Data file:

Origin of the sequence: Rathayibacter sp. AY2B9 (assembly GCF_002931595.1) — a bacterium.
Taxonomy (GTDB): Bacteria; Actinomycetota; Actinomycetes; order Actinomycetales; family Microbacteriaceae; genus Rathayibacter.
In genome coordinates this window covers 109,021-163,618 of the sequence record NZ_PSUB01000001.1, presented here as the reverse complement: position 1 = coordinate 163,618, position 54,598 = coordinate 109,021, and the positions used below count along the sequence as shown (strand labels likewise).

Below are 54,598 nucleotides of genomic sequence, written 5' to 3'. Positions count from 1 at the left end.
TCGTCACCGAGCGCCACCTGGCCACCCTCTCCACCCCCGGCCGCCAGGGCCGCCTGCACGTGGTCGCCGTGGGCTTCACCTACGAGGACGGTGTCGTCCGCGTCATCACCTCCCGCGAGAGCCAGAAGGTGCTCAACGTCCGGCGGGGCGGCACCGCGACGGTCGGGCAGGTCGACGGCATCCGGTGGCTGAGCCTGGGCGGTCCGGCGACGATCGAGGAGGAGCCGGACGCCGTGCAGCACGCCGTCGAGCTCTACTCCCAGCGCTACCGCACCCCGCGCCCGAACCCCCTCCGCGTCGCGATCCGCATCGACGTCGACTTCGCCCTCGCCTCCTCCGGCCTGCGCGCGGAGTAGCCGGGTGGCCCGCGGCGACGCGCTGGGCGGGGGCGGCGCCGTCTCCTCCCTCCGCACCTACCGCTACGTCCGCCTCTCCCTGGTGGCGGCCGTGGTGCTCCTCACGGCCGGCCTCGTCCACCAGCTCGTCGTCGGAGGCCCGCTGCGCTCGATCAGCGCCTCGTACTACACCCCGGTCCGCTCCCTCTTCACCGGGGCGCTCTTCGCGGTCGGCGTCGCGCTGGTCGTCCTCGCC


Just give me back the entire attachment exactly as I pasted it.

Origin of the sequence: Rathayibacter sp. AY2B9 (assembly GCF_002931595.1) — a bacterium.
Taxonomy (GTDB): Bacteria; Actinomycetota; Actinomycetes; order Actinomycetales; family Microbacteriaceae; genus Rathayibacter.
In genome coordinates this window covers 109,021-163,618 of the sequence record NZ_PSUB01000001.1, presented here as the reverse complement: position 1 = coordinate 163,618, position 54,598 = coordinate 109,021, and the positions used below count along the sequence as shown (strand labels likewise).

Below are 54,598 nucleotides of genomic sequence, written 5' to 3'. Positions count from 1 at the left end.
TCGTCACCGAGCGCCACCTGGCCACCCTCTCCACCCCCGGCCGCCAGGGCCGCCTGCACGTGGTCGCCGTGGGCTTCACCTACGAGGACGGTGTCGTCCGCGTCATCACCTCCCGCGAGAGCCAGAAGGTGCTCAACGTCCGGCGGGGCGGCACCGCGACGGTCGGGCAGGTCGACGGCATCCGGTGGCTGAGCCTGGGCGGTCCGGCGACGATCGAGGAGGAGCCGGACGCCGTGCAGCACGCCGTCGAGCTCTACTCCCAGCGCTACCGCACCCCGCGCCCGAACCCCCTCCGCGTCGCGATCCGCATCGACGTCGACTTCGCCCTCGCCTCCTCCGGCCTGCGCGCGGAGTAGCCGGGTGGCCCGCGGCGACGCGCTGGGCGGGGGCGGCGCCGTCTCCTCCCTCCGCACCTACCGCTACGTCCGCCTCTCCCTGGTGGCGGCCGTGGTGCTCCTCACGGCCGGCCTCGTCCACCAGCTCGTCGTCGGAGGCCCGCTGCGCTCGATCAGCGCCTCGTACTACACCCCGGTCCGCTCCCTCTTCACCGGGGCGCTCTTCGCGGTCGGCGTCGCGCTGGTCGTCCTCGCC